Take the 2-minute tour ×
Mi Yodeya is a question and answer site for those who base their lives on Jewish law and tradition and anyone interested in learning more. It's 100% free, no registration required.

How does the technology for shabas-compliant voice amplification referred to on this architecture firm's website work? Is it different technically from a regular microphone setup or is the distinction an aesthetic one (although I guess when it comes to acoustics the line between the two is quite blurred)?

share|improve this question
add comment

1 Answer 1

up vote 5 down vote accepted

If I understand correctly, they're offering two options:

For the traditionally-minded, they can just modify the room in some ways that will make unamplified voices carry better (e.g. the right materials, the right angles, occasional some holes in or pipes in surfaces); I can't see anyone finding anything objectionable to this (though it may be expensive, and may not always work with the existing layout/construction of the synagogue).


The other option they're suggesting is a "Sabbath-friendly" microphone, as developed and endorsed by Zomet (pronounced "Tzomet"; an institute for the integration of Halacha and technology). Ask your local rabbi whether a "Sabbath-friendly" microphone can be used.

From what I understand, there are two designs of "Sabbath-friendly" microphone out there right now.

  • One proposed design uses a jet of air, and is very different from the workings of a conventional microphone.

  • The model endorsed by Tzomet, if I understand correctly from the Hebrew, is a bit more like a normal microphone, with some modified electronics and design:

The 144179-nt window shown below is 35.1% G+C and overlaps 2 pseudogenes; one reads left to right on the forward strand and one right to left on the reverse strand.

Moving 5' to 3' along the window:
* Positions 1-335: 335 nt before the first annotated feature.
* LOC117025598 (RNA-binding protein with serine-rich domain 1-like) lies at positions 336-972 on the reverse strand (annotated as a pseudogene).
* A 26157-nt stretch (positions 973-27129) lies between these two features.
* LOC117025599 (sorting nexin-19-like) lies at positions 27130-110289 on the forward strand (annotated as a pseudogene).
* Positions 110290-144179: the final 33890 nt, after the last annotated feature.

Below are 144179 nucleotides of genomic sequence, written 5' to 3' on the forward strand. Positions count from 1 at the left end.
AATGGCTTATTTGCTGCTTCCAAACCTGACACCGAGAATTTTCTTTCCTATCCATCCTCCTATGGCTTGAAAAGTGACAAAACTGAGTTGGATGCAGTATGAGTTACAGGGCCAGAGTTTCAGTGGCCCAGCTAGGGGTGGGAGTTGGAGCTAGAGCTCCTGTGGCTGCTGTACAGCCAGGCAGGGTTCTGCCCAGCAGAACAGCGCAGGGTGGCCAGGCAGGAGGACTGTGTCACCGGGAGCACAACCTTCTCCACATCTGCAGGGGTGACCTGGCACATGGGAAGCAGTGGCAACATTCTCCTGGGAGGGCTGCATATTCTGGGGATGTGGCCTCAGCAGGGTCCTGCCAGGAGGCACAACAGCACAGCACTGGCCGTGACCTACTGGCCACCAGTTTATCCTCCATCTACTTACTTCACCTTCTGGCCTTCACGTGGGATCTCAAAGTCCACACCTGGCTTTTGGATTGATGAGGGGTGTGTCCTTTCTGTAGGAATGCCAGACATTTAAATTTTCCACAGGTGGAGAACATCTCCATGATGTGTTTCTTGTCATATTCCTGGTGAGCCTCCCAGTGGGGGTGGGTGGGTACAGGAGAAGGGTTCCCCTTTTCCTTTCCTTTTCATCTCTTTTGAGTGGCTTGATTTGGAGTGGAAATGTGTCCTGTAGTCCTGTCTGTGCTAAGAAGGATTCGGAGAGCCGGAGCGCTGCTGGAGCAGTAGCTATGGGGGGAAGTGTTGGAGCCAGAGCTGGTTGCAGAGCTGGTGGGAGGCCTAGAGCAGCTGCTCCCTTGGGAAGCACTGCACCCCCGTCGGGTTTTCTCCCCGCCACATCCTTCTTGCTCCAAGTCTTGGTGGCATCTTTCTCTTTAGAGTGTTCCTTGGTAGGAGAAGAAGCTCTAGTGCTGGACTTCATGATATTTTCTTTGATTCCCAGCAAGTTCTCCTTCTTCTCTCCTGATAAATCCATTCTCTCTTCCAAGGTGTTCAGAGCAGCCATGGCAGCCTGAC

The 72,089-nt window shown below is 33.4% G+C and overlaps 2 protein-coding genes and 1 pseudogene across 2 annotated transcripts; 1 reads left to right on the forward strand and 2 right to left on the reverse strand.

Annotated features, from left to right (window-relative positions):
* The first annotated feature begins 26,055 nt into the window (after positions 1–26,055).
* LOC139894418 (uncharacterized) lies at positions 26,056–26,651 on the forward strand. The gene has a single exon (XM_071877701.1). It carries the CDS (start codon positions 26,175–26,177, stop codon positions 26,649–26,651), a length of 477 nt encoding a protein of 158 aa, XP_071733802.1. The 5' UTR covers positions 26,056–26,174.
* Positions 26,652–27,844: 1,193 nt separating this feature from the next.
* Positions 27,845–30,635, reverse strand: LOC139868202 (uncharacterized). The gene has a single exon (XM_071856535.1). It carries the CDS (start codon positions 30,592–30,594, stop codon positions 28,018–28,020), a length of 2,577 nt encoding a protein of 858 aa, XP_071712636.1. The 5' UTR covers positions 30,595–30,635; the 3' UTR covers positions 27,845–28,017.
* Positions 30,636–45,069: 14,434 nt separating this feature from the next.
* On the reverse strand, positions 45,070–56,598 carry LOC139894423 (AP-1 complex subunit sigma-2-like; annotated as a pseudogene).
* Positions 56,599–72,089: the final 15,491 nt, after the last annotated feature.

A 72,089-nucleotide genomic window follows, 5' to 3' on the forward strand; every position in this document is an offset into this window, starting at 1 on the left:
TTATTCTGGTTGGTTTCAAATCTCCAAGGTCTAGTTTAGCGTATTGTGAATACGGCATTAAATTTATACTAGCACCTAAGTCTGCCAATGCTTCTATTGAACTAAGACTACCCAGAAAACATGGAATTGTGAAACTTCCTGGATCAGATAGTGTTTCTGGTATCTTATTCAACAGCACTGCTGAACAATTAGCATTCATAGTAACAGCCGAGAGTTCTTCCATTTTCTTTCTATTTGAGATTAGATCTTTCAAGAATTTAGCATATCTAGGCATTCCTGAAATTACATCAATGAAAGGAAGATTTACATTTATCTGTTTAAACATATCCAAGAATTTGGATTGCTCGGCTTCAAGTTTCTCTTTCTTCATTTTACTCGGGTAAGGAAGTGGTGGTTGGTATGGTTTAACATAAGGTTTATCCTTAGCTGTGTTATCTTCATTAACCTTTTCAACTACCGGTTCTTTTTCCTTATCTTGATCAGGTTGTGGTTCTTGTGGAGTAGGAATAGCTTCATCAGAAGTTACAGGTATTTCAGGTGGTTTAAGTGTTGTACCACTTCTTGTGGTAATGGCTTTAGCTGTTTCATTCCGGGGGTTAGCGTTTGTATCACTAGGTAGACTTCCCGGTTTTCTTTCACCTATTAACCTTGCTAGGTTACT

• No current is "created", as electricity is constantly being used by the device.
    • It's solid-state (so no "fires")
    • It features no lights or controls
    • Is marked and designated as a Sabbath-friendly microphone, for use only in amplifying speech (and thus is not a "musical instrument.")

Again, this is assuming I understand their description accurately.

My impression is that the Sabbath-friendly microphone has caught on far more in Israel than it has in America. I recall hearing Rabbi Rakeffet tell his students that if they're okay using one, it can make the rabbi's job much easier on his throat. It might be interesting to look at Rabbi Moshe Feinstein's responsum banning conventional microphones, and see how the above designs would be allowed/prohibited according to his reasoning.

share|improve this answer
3  
Other rabbis' positions on microphones in general are cited in the articles linked here: text.rcarabbis.org/?s=microphone –  Isaac Moses Jan 12 '11 at 18:50
2  
Tzomet in English: zomet.org.il/Eng/?CategoryID=251&ArticleID=116&Page=1 –  YDK Jan 12 '11 at 19:19
1  
AFAIK, the sabbath microphone is NOT used widely in Israeli synagogues. To the extent that it is used in Israel, it is mostly by kosher hotels who want to provide microphone amplification to their (not necessarily observant or even Jewish) guests, while at the same time, not violating the laws of shabbos. –  user1095 Dec 30 '11 at 12:53
add comment

Your Answer

 
discard

By posting your answer, you agree to the privacy policy and terms of service.

Not the answer you're looking for? Browse other questions tagged or ask your own question.